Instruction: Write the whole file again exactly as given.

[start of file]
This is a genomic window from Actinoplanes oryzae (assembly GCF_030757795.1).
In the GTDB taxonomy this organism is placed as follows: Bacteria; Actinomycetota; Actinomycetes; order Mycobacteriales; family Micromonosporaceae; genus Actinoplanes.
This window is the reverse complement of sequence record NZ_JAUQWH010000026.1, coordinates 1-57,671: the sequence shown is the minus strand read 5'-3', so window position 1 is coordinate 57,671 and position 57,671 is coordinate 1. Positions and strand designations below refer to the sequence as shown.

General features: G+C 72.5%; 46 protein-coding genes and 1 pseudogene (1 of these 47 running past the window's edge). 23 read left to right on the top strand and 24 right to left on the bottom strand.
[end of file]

This is a genomic window from Actinoplanes oryzae (assembly GCF_030757795.1).
In the GTDB taxonomy this organism is placed as follows: Bacteria; Actinomycetota; Actinomycetes; order Mycobacteriales; family Micromonosporaceae; genus Actinoplanes.
This window is the reverse complement of sequence record NZ_JAUQWH010000026.1, coordinates 1-57,671: the sequence shown is the minus strand read 5'-3', so window position 1 is coordinate 57,671 and position 57,671 is coordinate 1. Positions and strand designations below refer to the sequence as shown.

General features: G+C 72.5%; 46 protein-coding genes and 1 pseudogene (1 of these 47 running past the window's edge). 23 read left to right on the top strand and 24 right to left on the bottom strand.